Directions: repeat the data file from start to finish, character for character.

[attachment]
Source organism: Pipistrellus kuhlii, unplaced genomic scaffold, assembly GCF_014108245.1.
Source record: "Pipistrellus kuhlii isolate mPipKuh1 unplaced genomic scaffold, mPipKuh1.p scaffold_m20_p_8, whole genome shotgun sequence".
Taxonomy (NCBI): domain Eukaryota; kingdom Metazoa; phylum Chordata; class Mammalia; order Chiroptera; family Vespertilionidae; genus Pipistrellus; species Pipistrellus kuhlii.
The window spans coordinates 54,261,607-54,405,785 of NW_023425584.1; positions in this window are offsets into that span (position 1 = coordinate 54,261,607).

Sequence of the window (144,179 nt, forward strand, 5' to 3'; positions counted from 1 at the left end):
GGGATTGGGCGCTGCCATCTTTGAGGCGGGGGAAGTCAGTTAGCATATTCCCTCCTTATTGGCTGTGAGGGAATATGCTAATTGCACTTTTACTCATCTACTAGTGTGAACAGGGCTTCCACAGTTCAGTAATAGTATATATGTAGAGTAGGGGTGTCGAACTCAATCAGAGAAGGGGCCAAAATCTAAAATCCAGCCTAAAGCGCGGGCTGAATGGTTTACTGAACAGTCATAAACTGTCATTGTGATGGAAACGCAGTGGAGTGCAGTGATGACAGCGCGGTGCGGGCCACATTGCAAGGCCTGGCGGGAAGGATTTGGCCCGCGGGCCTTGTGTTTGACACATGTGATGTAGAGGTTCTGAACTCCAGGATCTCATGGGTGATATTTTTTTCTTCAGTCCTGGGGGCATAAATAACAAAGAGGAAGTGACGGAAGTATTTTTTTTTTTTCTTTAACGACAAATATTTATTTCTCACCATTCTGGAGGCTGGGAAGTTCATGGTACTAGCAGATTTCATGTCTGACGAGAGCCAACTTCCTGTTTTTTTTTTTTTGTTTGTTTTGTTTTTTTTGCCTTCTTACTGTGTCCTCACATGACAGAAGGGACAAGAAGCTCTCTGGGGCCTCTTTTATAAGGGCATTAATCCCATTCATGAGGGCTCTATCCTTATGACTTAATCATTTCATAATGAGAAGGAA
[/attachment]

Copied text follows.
Source organism: Pipistrellus kuhlii, unplaced genomic scaffold, assembly GCF_014108245.1.
Source record: "Pipistrellus kuhlii isolate mPipKuh1 unplaced genomic scaffold, mPipKuh1.p scaffold_m20_p_8, whole genome shotgun sequence".
Taxonomy (NCBI): domain Eukaryota; kingdom Metazoa; phylum Chordata; class Mammalia; order Chiroptera; family Vespertilionidae; genus Pipistrellus; species Pipistrellus kuhlii.
The window spans coordinates 54,261,607-54,405,785 of NW_023425584.1; positions in this window are offsets into that span (position 1 = coordinate 54,261,607).

Sequence of the window (144,179 nt, forward strand, 5' to 3'; positions counted from 1 at the left end):
GGGATTGGGCGCTGCCATCTTTGAGGCGGGGGAAGTCAGTTAGCATATTCCCTCCTTATTGGCTGTGAGGGAATATGCTAATTGCACTTTTACTCATCTACTAGTGTGAACAGGGCTTCCACAGTTCAGTAATAGTATATATGTAGAGTAGGGGTGTCGAACTCAATCAGAGAAGGGGCCAAAATCTAAAATCCAGCCTAAAGCGCGGGCTGAATGGTTTACTGAACAGTCATAAACTGTCATTGTGATGGAAACGCAGTGGAGTGCAGTGATGACAGCGCGGTGCGGGCCACATTGCAAGGCCTGGCGGGAAGGATTTGGCCCGCGGGCCTTGTGTTTGACACATGTGATGTAGAGGTTCTGAACTCCAGGATCTCATGGGTGATATTTTTTTCTTCAGTCCTGGGGGCATAAATAACAAAGAGGAAGTGACGGAAGTATTTTTTTTTTTTCTTTAACGACAAATATTTATTTCTCACCATTCTGGAGGCTGGGAAGTTCATGGTACTAGCAGATTTCATGTCTGACGAGAGCCAACTTCCTGTTTTTTTTTTTTTGTTTGTTTTGTTTTTTTTGCCTTCTTACTGTGTCCTCACATGACAGAAGGGACAAGAAGCTCTCTGGGGCCTCTTTTATAAGGGCATTAATCCCATTCATGAGGGCTCTATCCTTATGACTTAATCATTTCATAATGAGAAGGAA